KPBS AIRDATE: October 24, 2003
The earliest personal tragedy meets the latest political tragedy. Sophocles and Tony Kushner; what a perfect juxtaposition! The ancient dramatist created characters who struggled to right the wrongs they saw in the world. The modern playwright is the most dazzling dramatic/political voice of our era. Both writers hold the mirror up to us at close range, forcing us to look at who we are, where we’ve come from, what we’re doing with our lives and with each other.
In the classic, “Oedipus Tyrannus” (the Greek form of the Latin ‘Oedipus Rex’), the king and his parents have tried to escape the horrific prophecy that the son would murder his father and marry his mother. Sophocles’ play is an ancient detective story, an unraveling of events and lives, as the indomitable spirit of the doomed monarch forces him to unearth the truth, to find out who he really is, even if it means he loses everything he has. It’s a testimony to human will, endurance and the quest for candor and integrity. These are themes that apply equally to the brilliant work of Tony Kushner, who won a Pulitzer Prize for his mind-blowing epic, “Angels in America.” Now he’s given us “Homebody/Kabul,” a prescient, fact-bound fantasy currently brought by Steppenwolf Theatre to the Mark Taper Forum in L.A., next-door to the gorgeous new Gehry Center. ‘Oedipus’ is closer to home, in a stirring and spare production at the 6th@ Penn Theatre, with a new, crystalline translation by Marianne MdConald. Both are lyrical, poetic, imagistic plays. Both contrast those who can see with those who can’t or won’t; those who act and those who stand at the sidelines. In pointing out the weakness and the potential strength in all of us, these dramas go straight to the soul.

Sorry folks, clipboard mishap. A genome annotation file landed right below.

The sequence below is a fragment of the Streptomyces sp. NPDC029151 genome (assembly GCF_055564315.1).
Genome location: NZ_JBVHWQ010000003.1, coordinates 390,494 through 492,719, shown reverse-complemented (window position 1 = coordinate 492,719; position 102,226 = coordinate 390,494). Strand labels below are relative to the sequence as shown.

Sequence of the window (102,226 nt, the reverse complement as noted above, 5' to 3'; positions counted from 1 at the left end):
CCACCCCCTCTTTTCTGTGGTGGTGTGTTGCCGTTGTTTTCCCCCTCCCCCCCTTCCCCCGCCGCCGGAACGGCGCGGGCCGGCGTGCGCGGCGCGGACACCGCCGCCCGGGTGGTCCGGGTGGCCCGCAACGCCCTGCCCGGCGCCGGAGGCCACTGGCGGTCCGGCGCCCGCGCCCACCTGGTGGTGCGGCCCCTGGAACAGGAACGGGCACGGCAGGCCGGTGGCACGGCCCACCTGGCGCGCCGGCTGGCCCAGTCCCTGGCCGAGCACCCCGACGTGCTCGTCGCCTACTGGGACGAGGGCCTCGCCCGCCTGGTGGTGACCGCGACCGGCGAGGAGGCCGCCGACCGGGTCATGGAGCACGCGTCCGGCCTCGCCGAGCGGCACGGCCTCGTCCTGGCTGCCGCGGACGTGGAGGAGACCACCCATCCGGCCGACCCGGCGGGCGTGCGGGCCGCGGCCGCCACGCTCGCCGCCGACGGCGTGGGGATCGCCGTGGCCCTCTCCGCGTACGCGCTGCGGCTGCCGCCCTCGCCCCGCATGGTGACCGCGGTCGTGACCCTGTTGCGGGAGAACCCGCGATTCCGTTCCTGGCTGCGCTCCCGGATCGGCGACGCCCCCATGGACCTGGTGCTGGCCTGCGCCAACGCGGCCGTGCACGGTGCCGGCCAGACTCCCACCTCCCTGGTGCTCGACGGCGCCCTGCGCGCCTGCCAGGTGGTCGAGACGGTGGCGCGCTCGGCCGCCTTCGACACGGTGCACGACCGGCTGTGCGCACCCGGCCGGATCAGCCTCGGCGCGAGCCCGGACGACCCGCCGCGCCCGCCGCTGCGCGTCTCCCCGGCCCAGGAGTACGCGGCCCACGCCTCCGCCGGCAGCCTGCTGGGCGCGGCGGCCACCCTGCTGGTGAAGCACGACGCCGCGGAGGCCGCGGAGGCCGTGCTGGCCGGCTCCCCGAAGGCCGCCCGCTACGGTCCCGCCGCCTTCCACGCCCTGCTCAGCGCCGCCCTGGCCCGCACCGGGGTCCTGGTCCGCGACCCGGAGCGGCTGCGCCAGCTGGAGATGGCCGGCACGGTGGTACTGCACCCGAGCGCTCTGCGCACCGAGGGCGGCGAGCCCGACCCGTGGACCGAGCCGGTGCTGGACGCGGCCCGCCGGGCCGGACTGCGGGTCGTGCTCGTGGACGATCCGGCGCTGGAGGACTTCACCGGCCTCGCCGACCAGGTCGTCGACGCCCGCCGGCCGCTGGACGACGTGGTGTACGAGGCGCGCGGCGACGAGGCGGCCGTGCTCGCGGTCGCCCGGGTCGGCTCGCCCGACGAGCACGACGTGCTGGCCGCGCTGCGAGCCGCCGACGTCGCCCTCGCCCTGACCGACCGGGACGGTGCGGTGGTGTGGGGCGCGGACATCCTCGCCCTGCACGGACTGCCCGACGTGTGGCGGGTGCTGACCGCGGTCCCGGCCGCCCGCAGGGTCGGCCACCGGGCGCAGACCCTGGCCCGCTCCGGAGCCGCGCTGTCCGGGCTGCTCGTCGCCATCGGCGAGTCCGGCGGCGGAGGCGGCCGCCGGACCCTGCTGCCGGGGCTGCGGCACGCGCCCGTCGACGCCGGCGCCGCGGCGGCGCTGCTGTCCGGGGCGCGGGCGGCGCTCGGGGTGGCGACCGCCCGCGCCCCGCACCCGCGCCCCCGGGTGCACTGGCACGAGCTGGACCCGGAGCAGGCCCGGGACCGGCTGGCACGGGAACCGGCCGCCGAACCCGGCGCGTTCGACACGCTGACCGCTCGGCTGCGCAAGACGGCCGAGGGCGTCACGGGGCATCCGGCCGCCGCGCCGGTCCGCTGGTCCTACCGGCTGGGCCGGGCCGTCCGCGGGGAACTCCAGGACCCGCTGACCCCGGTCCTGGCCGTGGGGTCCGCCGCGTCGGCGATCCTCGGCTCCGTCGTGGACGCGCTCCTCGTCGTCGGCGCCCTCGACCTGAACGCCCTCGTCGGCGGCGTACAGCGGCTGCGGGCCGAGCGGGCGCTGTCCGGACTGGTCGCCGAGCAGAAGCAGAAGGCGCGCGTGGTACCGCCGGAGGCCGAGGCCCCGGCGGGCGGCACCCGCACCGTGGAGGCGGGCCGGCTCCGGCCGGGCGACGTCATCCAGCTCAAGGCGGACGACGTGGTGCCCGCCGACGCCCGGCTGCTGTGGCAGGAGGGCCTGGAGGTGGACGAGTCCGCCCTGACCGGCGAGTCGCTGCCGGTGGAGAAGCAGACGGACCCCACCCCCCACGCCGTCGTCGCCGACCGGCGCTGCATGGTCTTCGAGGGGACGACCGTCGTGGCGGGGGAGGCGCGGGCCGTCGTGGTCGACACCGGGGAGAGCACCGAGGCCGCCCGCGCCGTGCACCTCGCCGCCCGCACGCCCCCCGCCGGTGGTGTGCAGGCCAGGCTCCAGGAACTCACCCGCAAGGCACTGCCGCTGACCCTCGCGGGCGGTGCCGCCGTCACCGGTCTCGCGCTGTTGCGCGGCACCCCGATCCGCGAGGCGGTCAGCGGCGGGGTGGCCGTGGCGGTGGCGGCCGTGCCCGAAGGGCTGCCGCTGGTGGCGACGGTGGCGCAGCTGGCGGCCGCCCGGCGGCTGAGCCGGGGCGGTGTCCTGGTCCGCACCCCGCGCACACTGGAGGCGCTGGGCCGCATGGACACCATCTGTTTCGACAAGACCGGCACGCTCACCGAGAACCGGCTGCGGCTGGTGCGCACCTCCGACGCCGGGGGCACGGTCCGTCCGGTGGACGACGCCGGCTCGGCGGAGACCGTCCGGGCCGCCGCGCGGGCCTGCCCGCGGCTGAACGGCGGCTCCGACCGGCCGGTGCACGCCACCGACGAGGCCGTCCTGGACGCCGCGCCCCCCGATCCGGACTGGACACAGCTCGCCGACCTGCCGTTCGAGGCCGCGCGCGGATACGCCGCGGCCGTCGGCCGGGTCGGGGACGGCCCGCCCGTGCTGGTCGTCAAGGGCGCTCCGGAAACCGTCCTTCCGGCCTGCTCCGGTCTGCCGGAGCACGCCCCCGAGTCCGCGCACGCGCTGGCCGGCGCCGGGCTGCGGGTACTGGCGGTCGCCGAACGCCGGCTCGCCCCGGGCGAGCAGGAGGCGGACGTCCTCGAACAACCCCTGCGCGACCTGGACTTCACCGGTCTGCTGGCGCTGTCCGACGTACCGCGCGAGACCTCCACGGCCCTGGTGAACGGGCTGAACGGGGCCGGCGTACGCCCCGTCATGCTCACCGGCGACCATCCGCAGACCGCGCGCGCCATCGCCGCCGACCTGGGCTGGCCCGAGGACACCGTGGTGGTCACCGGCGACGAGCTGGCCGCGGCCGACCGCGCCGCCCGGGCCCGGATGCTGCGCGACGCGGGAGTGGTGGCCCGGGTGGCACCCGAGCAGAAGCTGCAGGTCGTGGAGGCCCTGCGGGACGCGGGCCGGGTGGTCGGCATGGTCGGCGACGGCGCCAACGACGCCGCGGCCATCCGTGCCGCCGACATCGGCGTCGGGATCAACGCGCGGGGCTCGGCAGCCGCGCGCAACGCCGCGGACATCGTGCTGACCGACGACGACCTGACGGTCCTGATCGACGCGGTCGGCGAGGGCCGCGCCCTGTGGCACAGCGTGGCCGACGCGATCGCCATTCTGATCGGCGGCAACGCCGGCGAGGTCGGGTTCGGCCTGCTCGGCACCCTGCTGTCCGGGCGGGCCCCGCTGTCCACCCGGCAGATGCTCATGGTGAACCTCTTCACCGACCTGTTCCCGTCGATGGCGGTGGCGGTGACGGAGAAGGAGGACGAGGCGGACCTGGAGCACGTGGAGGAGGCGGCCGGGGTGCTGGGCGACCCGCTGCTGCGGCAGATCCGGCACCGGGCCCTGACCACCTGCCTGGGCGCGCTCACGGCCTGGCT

Set in 1998, “Homeboy/Kabul” concerns a disaffected English housewife who escapes from her life into books, and ultimately, into Afghanistan. All the characters, resentments and hostilities of that country could easily be transported to Iraq. This is the Middle Eastern view of 21st century Anglo-American imperialism, as written by a luminous poet, dramatist and activist. The language, the play and the performances are incandescent.
In the local production, the performances are also impressive. Matt Scott gives a stellar interpretation of Oedipus, a strutting, arrogant king who ends up a broken, self-blinded beggar. The character’s journey and the actor’s performance are heartbreaking. As Jocasta, the ill-fated wife/mother, Cristina Soria is seductive and sympathetic; the couple’s sexuality is palpable, which makes their unsuspected crime that much more disturbing. George Ye has cast wisely and directed well, in addition to designing a beautiful soundscape.
If you’re a thinking theatergoer, if you care about politics, psychology, humanity and the state of the world, you dare not miss either of these powerful and empowering productions.
©2003 Patté Productions Inc.